Genetic Birth Defects: Risk Factors, Epidemiology, and Testing

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  • 0:01 What Is a Birth Defect?
  • 0:57 Examples of Birth Defects
  • 1:42 Risk Factors & Epidemiology
  • 3:41 Testing for Birth Defects
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Lesson Transcript
Instructor: Artem Cheprasov

Artem has a doctor of veterinary medicine degree.

This lesson will define birth defects, point some major ones out, and discuss the many different kinds of risk factors. Finally, it will outline the major categories of tests available for assessing the risk for or diagnosing genetic birth defects.

What Is a Birth Defect?

Thanks to lemon laws and some great return policies, if you get a car or a product that's defective, you can either give it back, get it exchanged, or get it fixed at no cost to you.

But fixing a genetic birth defect isn't always possible. A birth defect is a problem that occurs during a baby's development inside the mother's womb, and genes are like computer code, but for your body. Genes are transferred and copied from parents to children, like computer code can be from one machine to another.

If some computer code doesn't have the right sequence of 1s and 0s, then something funky will happen on your screen. And if the genes don't have the right makeup then, unfortunately, a birth defect may be the end result.

Because genetic birth defects are far more serious and life altering than defects in consumer products, it's important we cover why they occur and how they can be tested for in this lesson.

Examples of Birth Defects

But before we do that, it's important I paint a picture for you of birth defects. So far, you only know the term itself, but we should also look at some famous examples of defects at least partially attributed to genes.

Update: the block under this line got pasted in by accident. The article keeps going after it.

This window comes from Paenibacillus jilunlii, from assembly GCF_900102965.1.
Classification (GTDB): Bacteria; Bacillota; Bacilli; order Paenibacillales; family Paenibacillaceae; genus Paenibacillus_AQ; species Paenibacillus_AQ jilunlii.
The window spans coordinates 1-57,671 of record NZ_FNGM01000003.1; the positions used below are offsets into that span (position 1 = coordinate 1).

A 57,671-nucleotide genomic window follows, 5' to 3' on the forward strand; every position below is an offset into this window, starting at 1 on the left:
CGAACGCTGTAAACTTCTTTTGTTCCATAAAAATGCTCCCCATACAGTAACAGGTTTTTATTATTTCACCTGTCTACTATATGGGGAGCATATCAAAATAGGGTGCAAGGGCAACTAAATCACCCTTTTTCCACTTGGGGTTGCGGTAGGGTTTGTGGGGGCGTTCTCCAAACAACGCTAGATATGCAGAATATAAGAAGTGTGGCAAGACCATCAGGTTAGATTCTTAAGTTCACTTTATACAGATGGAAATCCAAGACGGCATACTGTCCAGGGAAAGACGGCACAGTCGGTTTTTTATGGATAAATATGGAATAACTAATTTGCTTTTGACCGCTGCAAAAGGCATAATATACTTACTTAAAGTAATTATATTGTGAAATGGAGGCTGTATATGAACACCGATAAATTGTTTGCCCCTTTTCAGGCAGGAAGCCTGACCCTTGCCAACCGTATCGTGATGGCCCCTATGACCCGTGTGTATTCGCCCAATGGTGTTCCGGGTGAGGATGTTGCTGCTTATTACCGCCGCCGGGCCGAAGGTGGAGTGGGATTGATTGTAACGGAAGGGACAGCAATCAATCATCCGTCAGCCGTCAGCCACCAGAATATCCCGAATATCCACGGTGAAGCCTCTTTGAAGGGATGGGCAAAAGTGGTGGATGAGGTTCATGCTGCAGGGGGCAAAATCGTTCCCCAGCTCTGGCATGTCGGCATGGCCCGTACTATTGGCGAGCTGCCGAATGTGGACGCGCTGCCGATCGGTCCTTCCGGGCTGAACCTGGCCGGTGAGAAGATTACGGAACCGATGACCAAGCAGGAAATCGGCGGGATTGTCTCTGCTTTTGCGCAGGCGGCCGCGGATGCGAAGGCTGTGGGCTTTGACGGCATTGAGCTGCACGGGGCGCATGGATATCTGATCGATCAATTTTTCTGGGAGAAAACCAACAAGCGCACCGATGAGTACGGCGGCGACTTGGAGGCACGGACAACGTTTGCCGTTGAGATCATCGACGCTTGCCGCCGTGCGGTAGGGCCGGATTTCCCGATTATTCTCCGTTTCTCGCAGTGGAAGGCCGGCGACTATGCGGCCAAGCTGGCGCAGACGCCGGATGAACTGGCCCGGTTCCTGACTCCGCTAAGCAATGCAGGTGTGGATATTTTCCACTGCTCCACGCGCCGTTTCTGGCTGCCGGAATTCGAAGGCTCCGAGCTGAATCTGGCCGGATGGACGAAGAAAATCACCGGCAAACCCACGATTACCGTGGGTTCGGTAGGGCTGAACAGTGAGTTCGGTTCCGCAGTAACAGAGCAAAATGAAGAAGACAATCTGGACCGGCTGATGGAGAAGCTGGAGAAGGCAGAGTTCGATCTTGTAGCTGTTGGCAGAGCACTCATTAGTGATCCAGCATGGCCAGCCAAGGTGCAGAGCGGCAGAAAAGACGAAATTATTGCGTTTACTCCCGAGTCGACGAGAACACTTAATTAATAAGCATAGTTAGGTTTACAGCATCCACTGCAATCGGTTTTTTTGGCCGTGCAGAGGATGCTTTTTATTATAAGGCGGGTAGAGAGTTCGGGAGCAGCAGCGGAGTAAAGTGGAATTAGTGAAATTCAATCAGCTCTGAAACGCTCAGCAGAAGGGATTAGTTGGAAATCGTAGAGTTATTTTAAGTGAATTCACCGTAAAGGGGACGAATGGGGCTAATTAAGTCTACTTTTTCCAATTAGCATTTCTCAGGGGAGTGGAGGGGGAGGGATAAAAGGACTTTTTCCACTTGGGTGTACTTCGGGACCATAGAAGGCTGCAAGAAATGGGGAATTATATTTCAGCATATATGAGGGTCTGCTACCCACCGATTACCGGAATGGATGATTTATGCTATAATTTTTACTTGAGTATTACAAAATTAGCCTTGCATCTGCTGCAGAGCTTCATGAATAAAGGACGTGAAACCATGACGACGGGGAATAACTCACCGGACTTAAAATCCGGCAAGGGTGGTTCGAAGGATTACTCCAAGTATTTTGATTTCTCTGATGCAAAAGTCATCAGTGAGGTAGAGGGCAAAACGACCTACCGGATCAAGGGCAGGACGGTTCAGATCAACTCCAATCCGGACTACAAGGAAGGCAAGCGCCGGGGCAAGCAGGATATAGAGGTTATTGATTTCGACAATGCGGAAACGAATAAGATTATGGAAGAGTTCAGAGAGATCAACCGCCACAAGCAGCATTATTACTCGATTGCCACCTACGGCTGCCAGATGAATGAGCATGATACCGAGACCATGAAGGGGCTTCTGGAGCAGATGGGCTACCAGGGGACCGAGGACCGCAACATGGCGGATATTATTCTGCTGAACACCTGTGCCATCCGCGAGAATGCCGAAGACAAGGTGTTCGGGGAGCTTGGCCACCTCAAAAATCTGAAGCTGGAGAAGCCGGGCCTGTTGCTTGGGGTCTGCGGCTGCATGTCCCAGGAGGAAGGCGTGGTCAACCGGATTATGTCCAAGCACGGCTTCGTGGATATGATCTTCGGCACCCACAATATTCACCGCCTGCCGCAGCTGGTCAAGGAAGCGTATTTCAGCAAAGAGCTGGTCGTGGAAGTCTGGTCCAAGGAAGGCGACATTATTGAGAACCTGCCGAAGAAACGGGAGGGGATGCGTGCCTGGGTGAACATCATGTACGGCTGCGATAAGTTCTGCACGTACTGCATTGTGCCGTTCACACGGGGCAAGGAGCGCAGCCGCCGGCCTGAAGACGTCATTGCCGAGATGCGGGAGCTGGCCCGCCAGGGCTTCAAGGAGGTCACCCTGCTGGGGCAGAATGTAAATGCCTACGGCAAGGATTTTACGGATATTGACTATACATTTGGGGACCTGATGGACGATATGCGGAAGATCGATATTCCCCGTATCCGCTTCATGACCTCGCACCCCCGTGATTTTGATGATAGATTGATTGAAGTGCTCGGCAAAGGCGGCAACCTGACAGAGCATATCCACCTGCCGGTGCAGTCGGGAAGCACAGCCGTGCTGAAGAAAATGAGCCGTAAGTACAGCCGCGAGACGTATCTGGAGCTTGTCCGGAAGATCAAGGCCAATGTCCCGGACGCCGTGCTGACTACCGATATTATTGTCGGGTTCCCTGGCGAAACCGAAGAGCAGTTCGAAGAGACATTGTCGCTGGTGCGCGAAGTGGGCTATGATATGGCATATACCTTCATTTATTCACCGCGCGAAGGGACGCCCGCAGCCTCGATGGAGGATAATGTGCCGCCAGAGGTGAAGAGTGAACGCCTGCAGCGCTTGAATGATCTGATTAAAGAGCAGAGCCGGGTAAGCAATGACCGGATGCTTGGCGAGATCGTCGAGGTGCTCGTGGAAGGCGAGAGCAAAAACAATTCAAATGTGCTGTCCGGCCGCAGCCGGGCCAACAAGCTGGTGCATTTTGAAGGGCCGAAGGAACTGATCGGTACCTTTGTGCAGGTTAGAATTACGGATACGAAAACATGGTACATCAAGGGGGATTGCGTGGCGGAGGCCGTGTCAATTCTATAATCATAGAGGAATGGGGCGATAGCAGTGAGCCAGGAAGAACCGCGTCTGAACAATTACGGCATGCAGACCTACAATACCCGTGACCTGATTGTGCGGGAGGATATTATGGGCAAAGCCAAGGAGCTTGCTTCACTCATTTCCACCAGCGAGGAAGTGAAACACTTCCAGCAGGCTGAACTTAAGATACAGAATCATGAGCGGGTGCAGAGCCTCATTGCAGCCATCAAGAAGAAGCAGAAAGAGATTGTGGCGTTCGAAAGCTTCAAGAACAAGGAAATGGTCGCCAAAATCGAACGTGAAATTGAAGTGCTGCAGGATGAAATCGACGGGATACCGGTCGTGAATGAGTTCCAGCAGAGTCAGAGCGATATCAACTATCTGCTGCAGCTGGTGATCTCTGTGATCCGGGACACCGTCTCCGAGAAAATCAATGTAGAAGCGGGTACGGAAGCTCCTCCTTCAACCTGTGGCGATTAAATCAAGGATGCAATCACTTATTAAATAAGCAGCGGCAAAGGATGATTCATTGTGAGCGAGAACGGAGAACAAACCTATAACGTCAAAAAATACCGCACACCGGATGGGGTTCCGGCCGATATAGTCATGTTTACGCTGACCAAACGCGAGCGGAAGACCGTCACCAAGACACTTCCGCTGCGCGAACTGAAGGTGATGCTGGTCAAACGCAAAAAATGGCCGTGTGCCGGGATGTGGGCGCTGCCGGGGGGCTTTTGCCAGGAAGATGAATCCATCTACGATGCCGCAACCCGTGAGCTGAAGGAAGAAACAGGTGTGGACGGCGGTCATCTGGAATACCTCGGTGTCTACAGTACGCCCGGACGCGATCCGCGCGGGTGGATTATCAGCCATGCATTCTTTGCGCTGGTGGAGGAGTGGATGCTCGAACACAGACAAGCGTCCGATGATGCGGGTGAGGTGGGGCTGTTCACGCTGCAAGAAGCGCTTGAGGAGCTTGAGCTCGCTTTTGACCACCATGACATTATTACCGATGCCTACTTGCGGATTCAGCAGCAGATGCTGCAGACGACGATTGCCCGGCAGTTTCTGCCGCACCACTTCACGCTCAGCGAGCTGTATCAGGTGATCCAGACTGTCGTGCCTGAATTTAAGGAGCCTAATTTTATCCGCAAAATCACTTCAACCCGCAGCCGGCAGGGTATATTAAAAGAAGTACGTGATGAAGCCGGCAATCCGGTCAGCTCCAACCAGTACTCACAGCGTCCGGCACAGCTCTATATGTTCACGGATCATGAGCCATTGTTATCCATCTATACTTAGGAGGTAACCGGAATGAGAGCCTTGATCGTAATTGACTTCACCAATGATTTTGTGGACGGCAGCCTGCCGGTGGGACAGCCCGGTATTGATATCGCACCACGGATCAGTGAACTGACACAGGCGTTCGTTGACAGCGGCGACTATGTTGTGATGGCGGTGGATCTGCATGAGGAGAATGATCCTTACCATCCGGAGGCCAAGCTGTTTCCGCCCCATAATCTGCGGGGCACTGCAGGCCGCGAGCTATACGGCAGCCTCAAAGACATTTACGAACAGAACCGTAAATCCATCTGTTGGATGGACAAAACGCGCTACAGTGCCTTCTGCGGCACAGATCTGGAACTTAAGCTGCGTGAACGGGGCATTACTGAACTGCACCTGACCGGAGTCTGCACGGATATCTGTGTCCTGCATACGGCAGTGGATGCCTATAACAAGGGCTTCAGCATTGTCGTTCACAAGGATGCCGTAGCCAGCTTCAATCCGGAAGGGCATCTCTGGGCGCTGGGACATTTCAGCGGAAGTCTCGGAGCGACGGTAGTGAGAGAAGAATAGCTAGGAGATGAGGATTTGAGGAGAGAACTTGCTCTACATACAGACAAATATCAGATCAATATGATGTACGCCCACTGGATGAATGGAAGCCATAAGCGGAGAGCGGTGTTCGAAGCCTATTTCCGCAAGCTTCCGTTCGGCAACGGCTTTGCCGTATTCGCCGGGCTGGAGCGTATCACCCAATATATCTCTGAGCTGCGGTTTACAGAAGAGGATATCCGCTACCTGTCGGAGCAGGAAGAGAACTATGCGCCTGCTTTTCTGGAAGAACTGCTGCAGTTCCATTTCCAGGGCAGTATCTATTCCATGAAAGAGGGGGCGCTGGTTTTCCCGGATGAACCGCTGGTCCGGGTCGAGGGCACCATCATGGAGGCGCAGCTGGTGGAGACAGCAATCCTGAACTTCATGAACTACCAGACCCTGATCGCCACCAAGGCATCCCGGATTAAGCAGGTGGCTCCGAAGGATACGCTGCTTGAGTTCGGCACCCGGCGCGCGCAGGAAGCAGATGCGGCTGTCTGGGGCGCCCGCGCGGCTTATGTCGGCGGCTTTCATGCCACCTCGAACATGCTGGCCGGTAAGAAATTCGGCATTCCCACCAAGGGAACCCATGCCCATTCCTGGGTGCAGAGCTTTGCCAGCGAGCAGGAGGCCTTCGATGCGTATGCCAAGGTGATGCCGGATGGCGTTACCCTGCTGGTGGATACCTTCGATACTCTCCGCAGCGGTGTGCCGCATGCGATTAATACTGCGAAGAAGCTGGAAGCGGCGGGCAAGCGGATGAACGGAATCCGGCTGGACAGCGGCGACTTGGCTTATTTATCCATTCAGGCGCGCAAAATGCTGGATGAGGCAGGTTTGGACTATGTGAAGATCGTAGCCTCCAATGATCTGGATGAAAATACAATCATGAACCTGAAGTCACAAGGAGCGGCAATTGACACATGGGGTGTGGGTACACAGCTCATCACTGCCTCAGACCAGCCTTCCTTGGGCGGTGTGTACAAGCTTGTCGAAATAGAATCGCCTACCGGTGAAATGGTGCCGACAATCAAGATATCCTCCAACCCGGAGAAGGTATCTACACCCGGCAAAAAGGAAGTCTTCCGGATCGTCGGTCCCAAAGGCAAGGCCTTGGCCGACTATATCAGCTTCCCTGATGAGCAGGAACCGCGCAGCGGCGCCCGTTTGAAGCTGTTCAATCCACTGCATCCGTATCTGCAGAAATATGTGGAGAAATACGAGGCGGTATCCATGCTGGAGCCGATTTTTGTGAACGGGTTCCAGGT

Such birth defects include:

  • Heart defects, such as septal and ventricular defects, which are like holes in the heart. These can result in a failure of the heart if not taken care of. Imagine having a tire pump with a hole in the hose, you'd get tired of pumping really fast, and that's what happens to the heart in these cases over time. Other birth defects include:
  • Down syndrome
  • Spina bifida
  • Cleft lip or palate
  • And, unfortunately, many more

Risk Factors and Epidemiology

In fact, thousands of different kinds of birth defects are wholly, or at least partially, attributed to genes. But over half of the time, we don't know what causes a birth defect.

About eight million children worldwide, amounting to six percent of all births, are born with dangerous birth defects every year. Many of these kids are disabled for life.

And there are a ton of factors that influence the risk of having a child with one genetic birth defect or another. In general, some defects are more common than others. A hole in the heart, called an atrioventricular septal defect occurs in about one in every 2,100 births, while spina bifida occurs once every 2,800 births.

Additionally, some conditions, like Down syndrome, may be more or less common depending on certain factors. On average, Down syndrome occurs in about one out of every 800 children. With increasing maternal age, especially after age 35, the chances of a child being born with Down syndrome increases. As an example, the likelihood a child is born with Down syndrome in a woman who is 40 is one in 100, but it's one in 12 if she is 50.

Race also plays a role in genetic birth defects. Infants born to African-American women are more likely to have a heart condition, composed of four different defects at once, called tetralogy of fallot when compared to non-Hispanic white mothers. However, children born to African-American mothers have a lower prevalence of other defects, like Down syndrome or cleft palate, when compared to white, non-Hispanic women.

Socioeconomics also plays a crucial role in the epidemiology and risk factors associated with genetic birth defects. Most babies with genetic birth defects are born in low-to-middle income nations.

Testing for Birth Defects

Some birth defects can be tested for before or after a child is born using numerous different means, and we'll focus on some of these methodologies.

A carrier test is a test that looks for a gene a person has for an inherited disorder. It can be performed before or during pregnancy. A carrier is a person who has no signs or symptoms of a genetic disorder but can pass it on to their children. Thus, a carrier test will help inform the parents of the risks involved in having a baby, in terms of the chances of the child having a specific condition based on the genetic makeup of the parents.

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